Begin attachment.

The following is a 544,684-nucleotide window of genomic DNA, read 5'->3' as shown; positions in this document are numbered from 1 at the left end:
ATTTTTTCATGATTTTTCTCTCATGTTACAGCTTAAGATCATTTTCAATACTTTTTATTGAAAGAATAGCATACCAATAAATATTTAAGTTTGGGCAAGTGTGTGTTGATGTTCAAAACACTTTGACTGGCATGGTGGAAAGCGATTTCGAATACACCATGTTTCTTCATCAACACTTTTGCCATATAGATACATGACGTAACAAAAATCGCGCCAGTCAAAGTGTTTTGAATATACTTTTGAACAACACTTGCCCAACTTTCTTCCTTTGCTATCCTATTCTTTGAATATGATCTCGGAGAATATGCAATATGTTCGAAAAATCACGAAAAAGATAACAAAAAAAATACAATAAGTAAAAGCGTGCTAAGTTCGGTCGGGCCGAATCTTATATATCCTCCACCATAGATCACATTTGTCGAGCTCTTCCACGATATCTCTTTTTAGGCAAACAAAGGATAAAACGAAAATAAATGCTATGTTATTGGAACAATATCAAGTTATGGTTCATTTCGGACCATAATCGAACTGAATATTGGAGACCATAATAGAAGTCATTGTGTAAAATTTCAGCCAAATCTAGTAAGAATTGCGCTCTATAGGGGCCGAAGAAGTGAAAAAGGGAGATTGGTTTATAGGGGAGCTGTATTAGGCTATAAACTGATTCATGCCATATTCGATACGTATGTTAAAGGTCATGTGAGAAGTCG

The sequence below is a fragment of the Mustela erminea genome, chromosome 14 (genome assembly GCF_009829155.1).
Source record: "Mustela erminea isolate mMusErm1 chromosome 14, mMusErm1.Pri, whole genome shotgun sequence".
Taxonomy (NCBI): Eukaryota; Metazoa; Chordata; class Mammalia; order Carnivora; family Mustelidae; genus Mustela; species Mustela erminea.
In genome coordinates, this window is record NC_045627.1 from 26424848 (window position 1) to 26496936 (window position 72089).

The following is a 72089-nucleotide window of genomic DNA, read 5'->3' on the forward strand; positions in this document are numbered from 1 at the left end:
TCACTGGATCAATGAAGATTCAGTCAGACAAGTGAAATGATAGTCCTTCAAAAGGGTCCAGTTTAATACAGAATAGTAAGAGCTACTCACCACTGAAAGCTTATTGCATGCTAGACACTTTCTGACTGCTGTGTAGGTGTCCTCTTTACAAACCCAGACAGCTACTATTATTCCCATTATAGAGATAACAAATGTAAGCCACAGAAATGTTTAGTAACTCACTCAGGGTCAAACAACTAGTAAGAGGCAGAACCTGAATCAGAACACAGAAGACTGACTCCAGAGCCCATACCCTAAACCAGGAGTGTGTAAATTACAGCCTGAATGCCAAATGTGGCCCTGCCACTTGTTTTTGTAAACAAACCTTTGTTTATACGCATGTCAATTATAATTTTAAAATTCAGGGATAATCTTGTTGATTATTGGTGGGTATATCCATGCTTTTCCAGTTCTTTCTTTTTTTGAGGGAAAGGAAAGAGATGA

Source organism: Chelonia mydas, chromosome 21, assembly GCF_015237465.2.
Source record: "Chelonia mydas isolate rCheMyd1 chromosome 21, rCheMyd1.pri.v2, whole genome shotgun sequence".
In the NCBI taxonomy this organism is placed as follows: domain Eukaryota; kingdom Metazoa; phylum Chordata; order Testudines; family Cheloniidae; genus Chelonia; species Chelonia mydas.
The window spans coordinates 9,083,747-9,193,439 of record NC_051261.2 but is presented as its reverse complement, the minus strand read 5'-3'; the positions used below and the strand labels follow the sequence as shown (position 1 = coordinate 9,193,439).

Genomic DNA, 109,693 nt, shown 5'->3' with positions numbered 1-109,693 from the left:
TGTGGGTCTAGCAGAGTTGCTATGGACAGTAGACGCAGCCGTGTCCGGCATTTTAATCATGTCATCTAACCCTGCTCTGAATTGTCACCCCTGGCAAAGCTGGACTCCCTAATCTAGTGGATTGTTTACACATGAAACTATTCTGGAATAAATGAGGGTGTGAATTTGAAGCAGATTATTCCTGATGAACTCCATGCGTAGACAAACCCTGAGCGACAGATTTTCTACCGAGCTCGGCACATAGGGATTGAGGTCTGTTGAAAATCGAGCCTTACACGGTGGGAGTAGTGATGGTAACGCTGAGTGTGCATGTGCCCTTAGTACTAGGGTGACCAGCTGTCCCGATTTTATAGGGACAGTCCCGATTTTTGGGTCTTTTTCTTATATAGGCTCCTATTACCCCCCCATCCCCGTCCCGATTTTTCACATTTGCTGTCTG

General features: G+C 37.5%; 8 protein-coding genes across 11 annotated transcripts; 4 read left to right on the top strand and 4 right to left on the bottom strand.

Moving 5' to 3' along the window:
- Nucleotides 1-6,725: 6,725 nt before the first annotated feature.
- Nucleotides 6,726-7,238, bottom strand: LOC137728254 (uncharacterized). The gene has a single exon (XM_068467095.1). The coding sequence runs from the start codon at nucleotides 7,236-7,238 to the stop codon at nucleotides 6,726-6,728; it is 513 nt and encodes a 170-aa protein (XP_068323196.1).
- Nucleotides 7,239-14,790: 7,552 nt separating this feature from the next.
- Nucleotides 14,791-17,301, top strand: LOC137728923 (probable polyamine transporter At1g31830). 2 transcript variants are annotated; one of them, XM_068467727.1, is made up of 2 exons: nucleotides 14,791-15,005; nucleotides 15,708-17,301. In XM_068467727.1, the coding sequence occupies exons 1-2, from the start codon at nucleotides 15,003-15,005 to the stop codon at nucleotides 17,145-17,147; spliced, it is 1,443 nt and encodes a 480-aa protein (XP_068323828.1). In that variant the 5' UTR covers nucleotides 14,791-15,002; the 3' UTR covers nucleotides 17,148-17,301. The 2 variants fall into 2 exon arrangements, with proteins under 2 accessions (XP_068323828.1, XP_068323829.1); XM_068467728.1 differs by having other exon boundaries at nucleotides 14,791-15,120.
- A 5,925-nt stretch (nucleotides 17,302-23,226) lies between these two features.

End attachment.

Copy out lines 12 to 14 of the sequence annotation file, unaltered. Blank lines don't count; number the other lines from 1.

The window spans coordinates 9,083,747-9,193,439 of record NC_051261.2 but is presented as its reverse complement, the minus strand read 5'-3'; the positions used below and the strand labels follow the sequence as shown (position 1 = coordinate 9,193,439).

Genomic DNA, 109,693 nt, shown 5'->3' with positions numbered 1-109,693 from the left:
TGTGGGTCTAGCAGAGTTGCTATGGACAGTAGACGCAGCCGTGTCCGGCATTTTAATCATGTCATCTAACCCTGCTCTGAATTGTCACCCCTGGCAAAGCTGGACTCCCTAATCTAGTGGATTGTTTACACATGAAACTATTCTGGAATAAATGAGGGTGTGAATTTGAAGCAGATTATTCCTGATGAACTCCATGCGTAGACAAACCCTGAGCGACAGATTTTCTACCGAGCTCGGCACATAGGGATTGAGGTCTGTTGAAAATCGAGCCTTACACGGTGGGAGTAGTGATGGTAACGCTGAGTGTGCATGTGCCCTTAGTACTAGGGTGACCAGCTGTCCCGATTTTATAGGGACAGTCCCGATTTTTGGGTCTTTTTCTTATATAGGCTCCTATTACCCCCCCATCCCCGTCCCGATTTTTCACATTTGCTGTCTG